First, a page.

Trump said “we are moving toward lower costs and more options in the health care market, and taking crucial steps toward saving the American people from the nightmare of Obamacare.”

The executive order bypasses Congress and represents an attempt to guide health policy from the White House.

“While this executive order claims to help improve consumers’ access to affordable care, it would have the exact opposite effect,” said Betsy Imholz, special projects director for Consumers Union. “Allowing insurers to sell substandard association health plans that aren’t required to cover basic services and benefits will further fragment and destabilize the insurance markets as a whole. This action splits the market into two, pitting the healthy against those with preexisting conditions and life-threatening illnesses — but ultimately both groups lose in this new scheme.”

As the Palm Beach Post reported, selling policies across state lines faces certain practical limitations — insurance companies have increasingly narrow networks of health providers set up within each state. That often means plans in one state are not necessarily convenient or attractive to consumers in another.

The order instructs federal agencies to begin making rules to broaden options for small businesses and their employees to join associations that provide health coverage across state lines. Another part calls for rules allowing certain “short-term” health plans to stay in effect longer, and be renewable. A key question in both cases: Whether this lets the plans make an end run around key Obamacare regulations.

The process could take months.

Sen. Rand Paul, R-Ky., said at the White House Thursday, “Today’s a big day. President Trump is doing today what I believe is the biggest free-market reform of health care in a generation.”

It will allow “millions of people to get insurance across state lines at an inexpensive price,” Paul said.

Trump signaled his intentions late last month.

“We believe states are going to have a far bigger issue than insurance companies when it comes to this concept of selling across state lines, as each individual state has its own insurance commission that has a job to protect its own consumers,” Gordon F. Bailey III, vice president of public affairs and community engagement for Jacksonville-based Florida Blue, the state’s largest health insurer, said Sept. 28 in West Palm Beach.

Insurers will do their best to live with whatever the rules are, he said.

“Allowing health plans to offer innovative products and increasing lower cost options for businesses and individuals is not a bad thing,” Audrey S. Brown, president of the Florida Association of Health Plans, said Thursday.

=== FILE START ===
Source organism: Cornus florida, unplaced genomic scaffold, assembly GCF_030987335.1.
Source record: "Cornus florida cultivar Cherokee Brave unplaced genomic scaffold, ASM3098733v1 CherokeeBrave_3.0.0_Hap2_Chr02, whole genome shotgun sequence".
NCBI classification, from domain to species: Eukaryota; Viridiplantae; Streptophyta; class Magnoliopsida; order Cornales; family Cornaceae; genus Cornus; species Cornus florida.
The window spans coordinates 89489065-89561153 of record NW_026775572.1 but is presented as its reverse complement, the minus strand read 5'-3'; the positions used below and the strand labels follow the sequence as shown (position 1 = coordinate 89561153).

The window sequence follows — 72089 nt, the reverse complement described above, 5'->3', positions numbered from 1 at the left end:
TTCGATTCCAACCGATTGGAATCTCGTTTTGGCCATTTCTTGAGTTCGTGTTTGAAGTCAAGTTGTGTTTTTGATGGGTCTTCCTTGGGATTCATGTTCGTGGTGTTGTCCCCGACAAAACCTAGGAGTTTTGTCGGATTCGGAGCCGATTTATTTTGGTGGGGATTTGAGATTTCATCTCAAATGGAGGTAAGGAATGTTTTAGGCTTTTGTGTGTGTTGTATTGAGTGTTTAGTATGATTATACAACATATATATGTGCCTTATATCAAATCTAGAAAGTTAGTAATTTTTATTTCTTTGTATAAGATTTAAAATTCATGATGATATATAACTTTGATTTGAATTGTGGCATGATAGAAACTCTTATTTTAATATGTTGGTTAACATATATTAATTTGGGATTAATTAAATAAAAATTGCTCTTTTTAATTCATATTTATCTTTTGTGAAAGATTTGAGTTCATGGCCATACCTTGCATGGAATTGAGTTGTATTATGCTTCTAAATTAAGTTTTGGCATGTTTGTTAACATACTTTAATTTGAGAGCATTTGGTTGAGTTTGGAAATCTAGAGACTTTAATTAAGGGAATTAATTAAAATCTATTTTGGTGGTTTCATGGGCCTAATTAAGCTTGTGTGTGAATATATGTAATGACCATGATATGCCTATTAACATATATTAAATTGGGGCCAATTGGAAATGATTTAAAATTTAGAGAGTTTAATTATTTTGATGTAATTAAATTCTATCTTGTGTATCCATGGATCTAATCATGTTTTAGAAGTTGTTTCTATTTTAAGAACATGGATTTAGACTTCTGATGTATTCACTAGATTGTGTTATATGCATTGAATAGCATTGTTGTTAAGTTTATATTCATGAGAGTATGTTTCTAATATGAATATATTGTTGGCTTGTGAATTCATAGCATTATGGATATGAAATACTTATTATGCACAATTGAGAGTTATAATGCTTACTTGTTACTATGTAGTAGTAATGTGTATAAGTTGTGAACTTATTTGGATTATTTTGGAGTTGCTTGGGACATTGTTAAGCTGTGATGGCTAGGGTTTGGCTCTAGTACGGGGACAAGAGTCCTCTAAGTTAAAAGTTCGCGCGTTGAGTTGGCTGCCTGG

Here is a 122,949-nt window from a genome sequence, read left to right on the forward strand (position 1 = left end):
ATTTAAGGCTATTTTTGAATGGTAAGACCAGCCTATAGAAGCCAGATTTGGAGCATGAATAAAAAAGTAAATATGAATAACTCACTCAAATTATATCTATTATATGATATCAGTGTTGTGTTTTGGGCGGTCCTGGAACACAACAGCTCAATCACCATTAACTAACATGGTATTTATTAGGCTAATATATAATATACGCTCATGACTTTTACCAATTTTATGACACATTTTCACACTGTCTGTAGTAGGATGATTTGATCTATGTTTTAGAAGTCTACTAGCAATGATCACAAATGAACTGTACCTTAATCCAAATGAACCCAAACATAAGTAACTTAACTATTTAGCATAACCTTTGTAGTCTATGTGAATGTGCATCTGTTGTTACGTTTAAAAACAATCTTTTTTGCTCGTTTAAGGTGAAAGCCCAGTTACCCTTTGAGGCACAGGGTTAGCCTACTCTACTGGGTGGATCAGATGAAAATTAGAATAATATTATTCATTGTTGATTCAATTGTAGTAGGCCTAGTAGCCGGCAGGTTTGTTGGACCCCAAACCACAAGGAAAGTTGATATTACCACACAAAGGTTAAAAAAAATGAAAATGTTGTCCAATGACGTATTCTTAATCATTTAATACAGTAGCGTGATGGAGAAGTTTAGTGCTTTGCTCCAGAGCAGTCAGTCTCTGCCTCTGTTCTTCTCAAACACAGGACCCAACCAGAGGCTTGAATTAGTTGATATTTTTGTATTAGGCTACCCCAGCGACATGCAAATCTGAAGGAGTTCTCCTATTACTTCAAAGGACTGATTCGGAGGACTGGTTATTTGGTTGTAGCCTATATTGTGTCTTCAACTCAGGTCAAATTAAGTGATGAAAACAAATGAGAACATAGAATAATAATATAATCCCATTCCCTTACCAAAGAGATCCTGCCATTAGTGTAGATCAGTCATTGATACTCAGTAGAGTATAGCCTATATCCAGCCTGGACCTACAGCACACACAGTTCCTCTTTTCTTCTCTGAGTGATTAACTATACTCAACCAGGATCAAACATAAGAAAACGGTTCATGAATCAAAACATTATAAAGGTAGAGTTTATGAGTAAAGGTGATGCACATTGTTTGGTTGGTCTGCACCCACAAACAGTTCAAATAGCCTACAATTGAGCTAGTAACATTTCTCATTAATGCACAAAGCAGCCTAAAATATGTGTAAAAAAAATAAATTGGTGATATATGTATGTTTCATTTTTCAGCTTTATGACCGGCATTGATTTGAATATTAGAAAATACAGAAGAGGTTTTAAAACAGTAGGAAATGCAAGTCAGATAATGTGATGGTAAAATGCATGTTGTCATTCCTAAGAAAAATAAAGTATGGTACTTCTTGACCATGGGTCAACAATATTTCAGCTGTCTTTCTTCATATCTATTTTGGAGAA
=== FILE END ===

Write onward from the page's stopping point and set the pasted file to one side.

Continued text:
Florida’s Department of Financial Services “will continue to look deeper at the concept of inter-state insurance sales — and its possible impacts on Florida’s policyholders — as the specifics of President Trump’s plan come to light,” said spokeswoman Ashley Carr said then. “Florida has fashioned itself a leader in implementing insurance consumer protections, and we’d look to see that those protections remain in place.”

On Thursday, Consumers Union’s Imholz said, “Expanding the sale of these association health plans means the growth of junk insurance — coverage that may seem affordable to consumers but actually covers very little, potentially leaving them on the hook for huge out-of-pocket costs.”

She continued, “This is yet another action that undermines the good bipartisan efforts in the Senate to actually strengthen and stabilize the health insurance markets. Consumers deserve better. Every public health stakeholder group — from insurers, to providers, hospitals, patient and public interest groups — has warned that this type of action would hurt the markets and consumers. It’s time for regulators to listen and let the Senate finish their work.”

Trump’s move was applauded by Obamacare critics, including Americans for Limited Government president Rick Manning.

“President Trump has wisely asked the Department of Labor to examine the law and body of regulation to determine whether new regulations can be put into effect allowing for the sale of association health plans across state lines,” Manning said. “The vast majority of Obamacare was written by federal bureaucrats interpreting the law via the regulatory process. President Trump’s direction to the Department of Labor will now use that same process, created by Congress, to inject competition into the health care markets. The great news is that this competition promises to allow more Americans more choices at an affordable cost, truly providing affordable health care options, unlike Obamacare.”

A statement from Florida’s Democratic Party said, “Donald Trump’s executive order will continue his sabotage of health insurance markets across the country. Trump has already caused premiums to increase for millions by deliberately creating instability, limiting funding for advertising and cutting the ACA’s open enrollment period.”